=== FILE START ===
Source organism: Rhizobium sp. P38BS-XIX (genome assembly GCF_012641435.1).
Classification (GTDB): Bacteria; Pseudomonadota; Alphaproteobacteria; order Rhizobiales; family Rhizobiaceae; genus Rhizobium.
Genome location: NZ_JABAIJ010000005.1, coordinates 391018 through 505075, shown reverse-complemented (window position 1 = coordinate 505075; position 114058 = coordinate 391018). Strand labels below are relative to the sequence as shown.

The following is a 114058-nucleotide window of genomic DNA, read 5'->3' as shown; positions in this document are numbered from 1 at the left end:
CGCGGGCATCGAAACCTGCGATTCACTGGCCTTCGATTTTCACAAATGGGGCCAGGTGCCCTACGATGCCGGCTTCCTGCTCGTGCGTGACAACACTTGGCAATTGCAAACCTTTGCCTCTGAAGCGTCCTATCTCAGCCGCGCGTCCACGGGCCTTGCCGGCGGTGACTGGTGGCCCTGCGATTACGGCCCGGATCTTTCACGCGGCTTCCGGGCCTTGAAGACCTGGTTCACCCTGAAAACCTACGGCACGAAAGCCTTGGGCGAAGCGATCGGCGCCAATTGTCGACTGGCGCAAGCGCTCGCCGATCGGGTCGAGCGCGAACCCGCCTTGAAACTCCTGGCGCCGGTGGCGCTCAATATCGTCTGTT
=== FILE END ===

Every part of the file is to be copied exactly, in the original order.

Source organism: Rhizobium sp. P38BS-XIX (genome assembly GCF_012641435.1).
Classification (GTDB): Bacteria; Pseudomonadota; Alphaproteobacteria; order Rhizobiales; family Rhizobiaceae; genus Rhizobium.
Genome location: NZ_JABAIJ010000005.1, coordinates 391018 through 505075, shown reverse-complemented (window position 1 = coordinate 505075; position 114058 = coordinate 391018). Strand labels below are relative to the sequence as shown.

The following is a 114058-nucleotide window of genomic DNA, read 5'->3' as shown; positions in this document are numbered from 1 at the left end:
CGCGGGCATCGAAACCTGCGATTCACTGGCCTTCGATTTTCACAAATGGGGCCAGGTGCCCTACGATGCCGGCTTCCTGCTCGTGCGTGACAACACTTGGCAATTGCAAACCTTTGCCTCTGAAGCGTCCTATCTCAGCCGCGCGTCCACGGGCCTTGCCGGCGGTGACTGGTGGCCCTGCGATTACGGCCCGGATCTTTCACGCGGCTTCCGGGCCTTGAAGACCTGGTTCACCCTGAAAACCTACGGCACGAAAGCCTTGGGCGAAGCGATCGGCGCCAATTGTCGACTGGCGCAAGCGCTCGCCGATCGGGTCGAGCGCGAACCCGCCTTGAAACTCCTGGCGCCGGTGGCGCTCAATATCGTCTGTT